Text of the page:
path: public://csv/library.csv
header_row_count: 1
delimiter: ';'
enclosure: "'"

The id of the file matches its name. 

We are using the csv plugin of the contrib module Migrate Source CSV in the source section. 

The number 1 at the header_row_count option indicates the value of the column titles (they are all placed on the first row).

The ids definition provides the unique identifier for each record on the CSV file, in this case, the id column, which is of type integer. Don’t forget the brackets, since the module is expecting an array here.

delimiter and enclosure refer to the structure of the CSV file, in my particular case, it is delimited by “;” characters, whereas strings are enclosed between “‘“ single quotation marks.

Notice also, the definition of a path. That is where you have to place the CSV file, so Drupal will be able to read the data from it. 

  • Open your terminal application.
  • Type
mkdir web/sites/default/files/csv
cp /home/path/to/library.csv web/sites/default/files/csv/
chmod -R 777 web/sites/default/files/csv/

This will:

  1. create a directory called csv inside the public folder of your Drupal installation.
  2. place a copy of the CSV file inside that directory.
  3. make the file accessible to everyone in the system (that includes the source plugin). 

Process Step

This is where we map each one of the columns of the CSV file with the fields in the content type:

title: title
field_id: id
field_author: author
field_location: location
field_availability: availability
  plugin: concat
    - editor
    - edition_number
  delimiter: ' '
  plugin: default_value
  default_value: book

The first 5 key/value pairs in the form drupal_machine_name: csv_column_name map the CSV records to the database fields without performing any changes. 

The field_editor field will be the result of performing the concatenation of 2 strings (the values inside the editor and edition_number columns).

The delimiter option makes it possible to set a delimiter between both strings, in this case, a blank space.

The default_value plugin helps us to define an entity type since this information is not available in the source data.

Destination Step

The final part of this process is the destination step.

plugin: entity:node

We are migrating content and each record will be a node.

Step # 5 – Execute the Migration 

  • Click Configuration > Configuration synchronization > Import > Single item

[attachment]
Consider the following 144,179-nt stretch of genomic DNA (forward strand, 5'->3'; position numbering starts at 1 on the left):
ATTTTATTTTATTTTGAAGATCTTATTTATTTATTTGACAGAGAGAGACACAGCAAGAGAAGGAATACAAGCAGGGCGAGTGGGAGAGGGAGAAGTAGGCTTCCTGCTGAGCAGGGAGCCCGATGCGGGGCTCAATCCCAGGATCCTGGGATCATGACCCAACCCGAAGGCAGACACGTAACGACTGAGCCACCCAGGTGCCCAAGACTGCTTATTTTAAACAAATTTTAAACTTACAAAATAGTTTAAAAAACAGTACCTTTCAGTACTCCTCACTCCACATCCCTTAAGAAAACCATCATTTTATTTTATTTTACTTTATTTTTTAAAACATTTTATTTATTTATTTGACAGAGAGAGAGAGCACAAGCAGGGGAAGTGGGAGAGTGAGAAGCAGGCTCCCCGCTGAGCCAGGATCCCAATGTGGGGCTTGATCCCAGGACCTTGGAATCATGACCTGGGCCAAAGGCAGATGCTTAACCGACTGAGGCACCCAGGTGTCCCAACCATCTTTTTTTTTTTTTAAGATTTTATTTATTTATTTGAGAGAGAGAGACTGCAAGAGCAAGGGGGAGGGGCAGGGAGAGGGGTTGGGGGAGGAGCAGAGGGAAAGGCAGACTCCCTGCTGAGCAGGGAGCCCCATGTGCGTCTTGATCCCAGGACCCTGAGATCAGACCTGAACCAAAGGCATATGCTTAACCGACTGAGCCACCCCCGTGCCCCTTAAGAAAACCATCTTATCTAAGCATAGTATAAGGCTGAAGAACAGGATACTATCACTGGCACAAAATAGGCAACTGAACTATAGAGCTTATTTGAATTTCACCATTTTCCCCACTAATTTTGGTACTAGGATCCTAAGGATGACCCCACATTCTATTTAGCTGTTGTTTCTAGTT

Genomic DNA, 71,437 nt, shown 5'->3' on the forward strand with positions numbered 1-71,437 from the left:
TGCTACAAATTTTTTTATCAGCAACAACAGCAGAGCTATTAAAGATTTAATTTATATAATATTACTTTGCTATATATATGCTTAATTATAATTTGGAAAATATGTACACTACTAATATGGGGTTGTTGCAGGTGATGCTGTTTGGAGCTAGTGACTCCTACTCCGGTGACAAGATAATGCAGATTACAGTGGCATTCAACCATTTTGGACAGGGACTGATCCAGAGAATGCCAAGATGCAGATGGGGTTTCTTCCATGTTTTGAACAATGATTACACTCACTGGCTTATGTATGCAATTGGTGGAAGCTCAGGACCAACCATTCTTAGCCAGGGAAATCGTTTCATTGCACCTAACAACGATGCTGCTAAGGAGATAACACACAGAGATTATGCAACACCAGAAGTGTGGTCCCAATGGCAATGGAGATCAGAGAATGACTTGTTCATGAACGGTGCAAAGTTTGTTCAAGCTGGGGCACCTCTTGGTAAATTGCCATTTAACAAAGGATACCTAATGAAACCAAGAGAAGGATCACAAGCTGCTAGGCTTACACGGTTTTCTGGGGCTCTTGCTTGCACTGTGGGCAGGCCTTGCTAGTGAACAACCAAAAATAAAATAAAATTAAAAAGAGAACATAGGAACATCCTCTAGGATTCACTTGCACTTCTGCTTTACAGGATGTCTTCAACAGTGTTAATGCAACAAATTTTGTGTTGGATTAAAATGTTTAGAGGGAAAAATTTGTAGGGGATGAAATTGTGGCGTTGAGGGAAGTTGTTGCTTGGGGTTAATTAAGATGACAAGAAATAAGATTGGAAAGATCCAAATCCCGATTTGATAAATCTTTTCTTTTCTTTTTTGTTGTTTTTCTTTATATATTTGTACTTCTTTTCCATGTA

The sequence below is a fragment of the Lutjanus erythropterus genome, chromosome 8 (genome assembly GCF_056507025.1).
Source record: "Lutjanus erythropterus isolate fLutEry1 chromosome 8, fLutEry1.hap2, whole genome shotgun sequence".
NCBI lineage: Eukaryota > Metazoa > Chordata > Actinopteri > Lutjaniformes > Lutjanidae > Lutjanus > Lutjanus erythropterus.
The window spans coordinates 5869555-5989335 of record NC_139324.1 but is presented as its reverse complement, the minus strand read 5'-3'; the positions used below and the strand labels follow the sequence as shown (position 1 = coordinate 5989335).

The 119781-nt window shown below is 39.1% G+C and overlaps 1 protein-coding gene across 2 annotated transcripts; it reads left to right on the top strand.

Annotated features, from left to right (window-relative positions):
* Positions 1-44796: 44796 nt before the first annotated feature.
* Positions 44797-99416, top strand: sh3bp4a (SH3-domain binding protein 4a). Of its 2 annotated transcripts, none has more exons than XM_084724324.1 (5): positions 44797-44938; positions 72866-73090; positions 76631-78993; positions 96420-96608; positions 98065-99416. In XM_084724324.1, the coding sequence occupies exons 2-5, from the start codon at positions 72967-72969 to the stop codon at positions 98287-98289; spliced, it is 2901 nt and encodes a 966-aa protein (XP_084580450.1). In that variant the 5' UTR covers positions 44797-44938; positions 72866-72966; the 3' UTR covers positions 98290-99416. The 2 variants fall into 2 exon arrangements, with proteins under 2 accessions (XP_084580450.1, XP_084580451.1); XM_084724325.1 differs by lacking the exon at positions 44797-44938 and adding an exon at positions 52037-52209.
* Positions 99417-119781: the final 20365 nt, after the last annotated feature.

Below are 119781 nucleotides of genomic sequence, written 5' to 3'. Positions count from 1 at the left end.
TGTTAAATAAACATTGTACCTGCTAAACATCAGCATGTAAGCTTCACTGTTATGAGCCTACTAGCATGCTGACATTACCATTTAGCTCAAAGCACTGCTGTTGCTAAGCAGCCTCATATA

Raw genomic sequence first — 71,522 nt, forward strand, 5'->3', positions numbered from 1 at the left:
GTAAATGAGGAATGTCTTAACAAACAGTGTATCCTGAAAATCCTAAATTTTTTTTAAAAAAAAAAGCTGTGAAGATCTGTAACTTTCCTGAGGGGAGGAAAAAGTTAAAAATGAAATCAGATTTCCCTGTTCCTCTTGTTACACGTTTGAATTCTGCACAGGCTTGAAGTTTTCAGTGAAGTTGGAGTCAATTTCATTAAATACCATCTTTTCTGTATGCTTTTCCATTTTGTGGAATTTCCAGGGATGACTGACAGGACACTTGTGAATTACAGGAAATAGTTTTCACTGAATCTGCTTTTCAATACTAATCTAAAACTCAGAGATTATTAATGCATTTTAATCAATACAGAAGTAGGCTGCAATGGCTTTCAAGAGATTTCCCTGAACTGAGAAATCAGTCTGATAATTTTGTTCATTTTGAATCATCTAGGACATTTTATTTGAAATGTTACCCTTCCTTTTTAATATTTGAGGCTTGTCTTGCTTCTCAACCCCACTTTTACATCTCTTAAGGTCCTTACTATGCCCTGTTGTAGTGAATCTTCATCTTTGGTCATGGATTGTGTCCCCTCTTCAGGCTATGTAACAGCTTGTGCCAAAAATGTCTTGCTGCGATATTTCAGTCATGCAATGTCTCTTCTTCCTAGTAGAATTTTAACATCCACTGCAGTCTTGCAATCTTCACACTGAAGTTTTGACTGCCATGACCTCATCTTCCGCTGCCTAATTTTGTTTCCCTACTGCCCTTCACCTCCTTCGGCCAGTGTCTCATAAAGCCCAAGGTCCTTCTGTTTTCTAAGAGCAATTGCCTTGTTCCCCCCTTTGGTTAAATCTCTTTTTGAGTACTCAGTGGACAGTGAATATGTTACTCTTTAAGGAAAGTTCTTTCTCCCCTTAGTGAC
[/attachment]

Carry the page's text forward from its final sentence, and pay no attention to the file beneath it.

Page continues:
• Select Migration from the dropdown
  • Paste the code from the .yml file into the textarea
  • Click Import
  • Click Confirm to synchronize the configuration. You will get the message “The configuration was imported successfully”
  • Change to the terminal application.
  • Type the following:
drush migrate:import my_first_migration

 You can now check the content on your site.

 You have learned the basic principles of migrating data from a CSV file to Drupal 8/9. 

As you have already seen, the migration process requires attention to the details, so make sure that you work first on a staging server because one little mistake could break the whole site. I hope you liked this tutorial. 

Thanks for reading!


  • Jorge Montoya

    Jorge lived in Ecuador and Germany. Now he is back to his homeland Colombia. He spends his time translating from English and German to Spanish. He enjoys playing with Drupal and other Open Source Content Management Systems and technologies.

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Dipikarani Swaro
Dipikarani Swaro
2 years ago

I am getting You must declare “ids” as a unique array of fields in your source settings error after implementing this. Any solution for this.

1 year ago

Same issue I faced.Thanks for sharing in right time.

1 year ago

I really appreciate this tutorial!! I was struggling trying to figure out what process plugin to use and came across this. THANK YOU!

I did find a correction. The command you stated for finding the process plugins uses ‘sources’ again in your example:

To see a list of all process plugins,

  • Type the following:
drush ev

I think it should probably read:

drush ev "print_r(array_keys(\Drupal::service('plugin.manager.migrate.process')->getDefinitions()));"

lol, I kept coping the first one and getting the sources. Maybe this can save the next novice, like me, a little time.

1 year ago
Reply to  tawellman

thank you so much! I added a note just beneath the command to save anyone else the headache 🙂

7 months ago


there is a way to insert data into an Entity reference revision field ?

I have a node with an Entity reference revision field, that reference 4 different types of paragraph and each one have their own fields.

For example :

Node : article
field : paragraph (type1 or type2)

Paragraph type1 :
field : title ; textrich

Paragraph type2 :
field : title ; textrich; number, date

How we can do an import with this structure ?

3 months ago
Reply to  Nicoc

You’re using the paragraphs module? I’m not sure that’s possible – have you looked at the Feeds module? https://www.drupal.org/docs/contributed-modules/feeds-paragraphs